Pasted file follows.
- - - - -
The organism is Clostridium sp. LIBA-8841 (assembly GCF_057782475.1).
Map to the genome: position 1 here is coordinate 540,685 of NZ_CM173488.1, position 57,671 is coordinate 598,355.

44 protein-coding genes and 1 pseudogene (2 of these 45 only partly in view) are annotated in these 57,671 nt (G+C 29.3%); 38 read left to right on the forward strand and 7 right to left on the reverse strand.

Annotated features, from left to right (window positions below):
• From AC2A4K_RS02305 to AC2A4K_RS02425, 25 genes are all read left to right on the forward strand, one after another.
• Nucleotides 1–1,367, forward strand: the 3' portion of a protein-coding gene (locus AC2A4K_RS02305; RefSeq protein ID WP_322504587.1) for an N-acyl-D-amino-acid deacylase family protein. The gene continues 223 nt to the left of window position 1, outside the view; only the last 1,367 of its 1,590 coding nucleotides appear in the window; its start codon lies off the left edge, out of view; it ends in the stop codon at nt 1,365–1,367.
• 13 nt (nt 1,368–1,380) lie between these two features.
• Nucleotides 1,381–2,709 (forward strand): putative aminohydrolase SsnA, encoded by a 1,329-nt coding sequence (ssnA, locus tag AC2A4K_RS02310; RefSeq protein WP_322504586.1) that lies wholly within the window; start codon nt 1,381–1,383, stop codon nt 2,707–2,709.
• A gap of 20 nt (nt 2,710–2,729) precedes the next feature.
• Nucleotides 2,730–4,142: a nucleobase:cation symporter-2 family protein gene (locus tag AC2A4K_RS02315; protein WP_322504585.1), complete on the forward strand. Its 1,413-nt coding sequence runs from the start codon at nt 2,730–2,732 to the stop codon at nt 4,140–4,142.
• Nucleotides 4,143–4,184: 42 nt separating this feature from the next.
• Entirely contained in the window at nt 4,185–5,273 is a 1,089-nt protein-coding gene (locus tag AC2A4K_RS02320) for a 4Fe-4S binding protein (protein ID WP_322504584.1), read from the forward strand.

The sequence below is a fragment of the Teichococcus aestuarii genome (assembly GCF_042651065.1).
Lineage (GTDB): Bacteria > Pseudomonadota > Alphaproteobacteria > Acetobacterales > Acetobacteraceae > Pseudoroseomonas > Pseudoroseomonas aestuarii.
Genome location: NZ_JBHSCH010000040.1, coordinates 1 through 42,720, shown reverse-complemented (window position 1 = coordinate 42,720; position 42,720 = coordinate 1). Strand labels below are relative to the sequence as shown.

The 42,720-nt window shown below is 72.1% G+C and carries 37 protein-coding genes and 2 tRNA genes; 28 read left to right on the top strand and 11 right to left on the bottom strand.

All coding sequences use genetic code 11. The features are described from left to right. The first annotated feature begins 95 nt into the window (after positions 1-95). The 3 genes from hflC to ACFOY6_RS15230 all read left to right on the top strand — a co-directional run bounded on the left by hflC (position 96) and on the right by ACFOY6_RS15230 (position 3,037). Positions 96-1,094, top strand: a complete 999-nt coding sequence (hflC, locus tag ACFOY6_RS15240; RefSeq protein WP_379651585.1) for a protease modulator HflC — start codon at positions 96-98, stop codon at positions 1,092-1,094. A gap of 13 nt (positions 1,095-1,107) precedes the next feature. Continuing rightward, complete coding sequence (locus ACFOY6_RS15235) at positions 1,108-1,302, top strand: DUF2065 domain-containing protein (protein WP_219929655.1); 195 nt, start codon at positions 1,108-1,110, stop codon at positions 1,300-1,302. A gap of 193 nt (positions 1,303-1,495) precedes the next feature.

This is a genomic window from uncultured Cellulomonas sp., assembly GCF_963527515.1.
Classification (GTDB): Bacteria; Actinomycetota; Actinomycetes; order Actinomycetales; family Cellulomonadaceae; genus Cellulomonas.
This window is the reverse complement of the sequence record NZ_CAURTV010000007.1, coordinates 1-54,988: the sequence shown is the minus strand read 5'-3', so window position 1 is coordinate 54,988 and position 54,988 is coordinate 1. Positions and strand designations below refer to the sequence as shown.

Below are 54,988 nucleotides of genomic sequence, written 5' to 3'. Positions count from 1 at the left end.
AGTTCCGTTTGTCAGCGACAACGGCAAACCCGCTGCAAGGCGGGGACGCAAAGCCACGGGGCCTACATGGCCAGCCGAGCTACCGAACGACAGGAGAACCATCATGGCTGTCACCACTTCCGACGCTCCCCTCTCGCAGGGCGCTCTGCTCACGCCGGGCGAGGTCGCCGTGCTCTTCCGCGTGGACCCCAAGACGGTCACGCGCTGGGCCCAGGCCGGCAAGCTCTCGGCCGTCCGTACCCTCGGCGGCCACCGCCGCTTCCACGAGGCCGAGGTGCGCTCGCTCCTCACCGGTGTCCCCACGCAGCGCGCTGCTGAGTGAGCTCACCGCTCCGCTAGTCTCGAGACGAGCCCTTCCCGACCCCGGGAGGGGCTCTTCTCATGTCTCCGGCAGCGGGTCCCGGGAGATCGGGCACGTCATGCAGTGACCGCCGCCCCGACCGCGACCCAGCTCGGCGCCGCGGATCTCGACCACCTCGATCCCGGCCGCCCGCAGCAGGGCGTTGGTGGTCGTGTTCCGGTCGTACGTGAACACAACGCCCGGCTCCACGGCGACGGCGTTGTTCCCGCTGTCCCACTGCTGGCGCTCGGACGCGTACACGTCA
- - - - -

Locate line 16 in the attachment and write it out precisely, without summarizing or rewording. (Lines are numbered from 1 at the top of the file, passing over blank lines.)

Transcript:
The 42,720-nt window shown below is 72.1% G+C and carries 37 protein-coding genes and 2 tRNA genes; 28 read left to right on the top strand and 11 right to left on the bottom strand.